The Ancient World (HUM 124 - UNC Asheville)/Texts/Odyssey/Book 15

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Summary[edit | edit source]

Athena goes to Sparta to ensure the safe return of Telemachus. She found Telemachus resting with Pisistratus although Telemachus was not sleeping. He worried for his father. Athena warned that Telemachus should no longer travel far away leaving his wealth with others because they are greedy and he may not have any wealth left to come back to. She tells him to seek help from Menalaus. She also warns him that there is a gang of suitors waiting to ambush him and kill him on his journey home. She tells him to sail day and night and a god will grant him fair winds. As soon as he is home he is to go to Eumaeus to tell Penelope he has safely returned home. After sharing this advice, Athena went back up to mount Olympus.

They set off and end up in Pherae and spend the night with King Diocles. They saddle up the next day and embark again. While riding, Telemachus asks Pisistratus to leave him before they make it to the ship so that Odysseus doesn't see Pisistratus and make him stay home. Pisistratus obeys and leaves. While praying to Athena, Telemachus is approached by Theoclymenus a prophet who had killed a man in Argos. Theoclymenus asks Telemachus about himself and Telemachus tells him who he is. The stranger shares his story as well and Telemachus invites him to join his crew.

Telemachus kicked Pisistratus to wake him and told him to ready the horses for their immediate departure. Pisistratus pleaded to wait until morning for Menalaus' help. As soon as Pisistratus finished his pleading the sun rose and Menalaus woke and walked up to them. Telemachus asks the king to send him home as his heart yearns for home. The king says he does not plan on keeping Telemachus from home. He says Telemachus must stay long enough for Menaluas to load up the carriage with gifts for their journey. The king even offers to take Telemachus on a trip to Greece to be given even more gifts. Telemachus says he does not have time for such extravagant travel as there is no one back home protecting his wealth. The king understands and has his wife and female slaves prepare essentials for Telemachus' journey. One of Menaluas' guards in Sparta was tasked with roasting meat and starting a fire.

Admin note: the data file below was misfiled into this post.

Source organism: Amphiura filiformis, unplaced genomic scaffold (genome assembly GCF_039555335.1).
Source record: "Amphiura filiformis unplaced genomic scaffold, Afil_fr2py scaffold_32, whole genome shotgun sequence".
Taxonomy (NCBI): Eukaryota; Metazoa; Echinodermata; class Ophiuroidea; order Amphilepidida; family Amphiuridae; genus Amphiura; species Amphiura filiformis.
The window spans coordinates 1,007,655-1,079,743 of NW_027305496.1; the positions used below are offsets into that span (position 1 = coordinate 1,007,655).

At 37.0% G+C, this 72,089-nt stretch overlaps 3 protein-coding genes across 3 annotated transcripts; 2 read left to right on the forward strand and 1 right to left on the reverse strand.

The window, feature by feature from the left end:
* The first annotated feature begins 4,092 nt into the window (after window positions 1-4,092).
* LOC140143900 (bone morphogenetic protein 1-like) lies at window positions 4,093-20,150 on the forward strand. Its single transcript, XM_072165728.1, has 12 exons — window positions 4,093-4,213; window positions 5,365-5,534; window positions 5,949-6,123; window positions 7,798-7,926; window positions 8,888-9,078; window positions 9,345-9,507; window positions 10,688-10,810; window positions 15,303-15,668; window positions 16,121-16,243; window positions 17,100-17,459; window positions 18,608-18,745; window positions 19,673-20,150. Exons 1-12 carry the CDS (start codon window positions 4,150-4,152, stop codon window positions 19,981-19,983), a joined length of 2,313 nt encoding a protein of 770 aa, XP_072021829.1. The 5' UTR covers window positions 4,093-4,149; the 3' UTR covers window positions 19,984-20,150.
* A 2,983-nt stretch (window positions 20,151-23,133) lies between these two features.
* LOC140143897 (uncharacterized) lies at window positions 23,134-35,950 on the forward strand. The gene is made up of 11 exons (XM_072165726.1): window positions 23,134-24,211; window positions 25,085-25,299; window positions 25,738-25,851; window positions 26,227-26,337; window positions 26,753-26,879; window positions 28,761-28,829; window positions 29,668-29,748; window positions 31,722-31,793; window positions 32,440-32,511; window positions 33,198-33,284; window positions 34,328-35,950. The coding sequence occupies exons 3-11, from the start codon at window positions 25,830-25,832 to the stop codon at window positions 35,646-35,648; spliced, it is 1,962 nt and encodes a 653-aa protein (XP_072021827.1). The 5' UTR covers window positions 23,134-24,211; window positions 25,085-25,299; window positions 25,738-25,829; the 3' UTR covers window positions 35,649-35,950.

Menelaus, Helen and Megapenthes enter a fragrant tent filled with treasures. Each of them takes a treasure along with them. They go through the palace with their treasures to meet Telemachus. They gave a goblet, a bowl of solid silver to symbolize deep respect, and a robe that Helen had made herself. The robe is meant to be worn by Telemachus' bride. The king then leads them inside where they enjoy washing their hands and eating an array of food and wine. The boys saddle up and the King wishes them farewell. Right as this happens an eagle soars by with a goose in its claws. Helen says it is a sign that Odysseus will get his revenge.

Odysseus is in the hut of a swine-herder named Eumaeus. Odysseus asks Eumaeus about his past and he gladly shares a story with Odysseus. The story is about a woman from Phoenicia. She has been sold to a rich man and wants to go home. She has a secret lover who is a sailor and they plan a way for her to escape. It takes about a year before their plan is ready. When the time comes, she steals gold cups and sets sail with the sailors. Eumaeus is led by the woman to go with her so he can be sold. They made it aboard and traveled for a week. Then the woman fell ill and died and she was thrown overboard. Eumaeus was alone and then sold to Laertes. Odysseus thanks him for the story and tells him that he is blessed in his new life.

Telemachus makes it to land and tells his crew to tie up his ship on land just as Athena had suggested. Theoclymenus asks where he should stay and Telemachus tells him to stay with Eurymachus, the most dominant of the suitors. As soon as he said this, a hawk flew over with a pigeon in its talons. Theoclymenus says it is a sign that no family in Ithaca has greater power. Telemachus then tells his faithful companion Piraeus to house Theoclymenus and Piraues says he will do this for as long as Telemachus is away.